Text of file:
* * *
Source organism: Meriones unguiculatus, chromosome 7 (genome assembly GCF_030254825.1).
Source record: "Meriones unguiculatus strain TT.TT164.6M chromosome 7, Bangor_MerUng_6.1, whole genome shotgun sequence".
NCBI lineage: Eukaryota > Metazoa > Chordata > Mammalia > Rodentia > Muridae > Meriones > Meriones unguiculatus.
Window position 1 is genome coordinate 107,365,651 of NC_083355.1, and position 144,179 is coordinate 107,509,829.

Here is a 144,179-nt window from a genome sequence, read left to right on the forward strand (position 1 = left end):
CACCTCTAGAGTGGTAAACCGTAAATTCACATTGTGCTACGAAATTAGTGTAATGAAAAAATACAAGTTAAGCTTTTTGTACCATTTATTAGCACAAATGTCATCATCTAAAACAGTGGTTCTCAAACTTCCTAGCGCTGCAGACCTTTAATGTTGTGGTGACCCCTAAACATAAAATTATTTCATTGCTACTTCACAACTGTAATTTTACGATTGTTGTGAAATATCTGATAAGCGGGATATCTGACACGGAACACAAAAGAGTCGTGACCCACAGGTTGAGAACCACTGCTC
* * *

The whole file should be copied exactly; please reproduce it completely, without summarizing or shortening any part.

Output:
Source organism: Meriones unguiculatus, chromosome 7 (genome assembly GCF_030254825.1).
Source record: "Meriones unguiculatus strain TT.TT164.6M chromosome 7, Bangor_MerUng_6.1, whole genome shotgun sequence".
NCBI lineage: Eukaryota > Metazoa > Chordata > Mammalia > Rodentia > Muridae > Meriones > Meriones unguiculatus.
Window position 1 is genome coordinate 107,365,651 of NC_083355.1, and position 144,179 is coordinate 107,509,829.

Here is a 144,179-nt window from a genome sequence, read left to right on the forward strand (position 1 = left end):
CACCTCTAGAGTGGTAAACCGTAAATTCACATTGTGCTACGAAATTAGTGTAATGAAAAAATACAAGTTAAGCTTTTTGTACCATTTATTAGCACAAATGTCATCATCTAAAACAGTGGTTCTCAAACTTCCTAGCGCTGCAGACCTTTAATGTTGTGGTGACCCCTAAACATAAAATTATTTCATTGCTACTTCACAACTGTAATTTTACGATTGTTGTGAAATATCTGATAAGCGGGATATCTGACACGGAACACAAAAGAGTCGTGACCCACAGGTTGAGAACCACTGCTC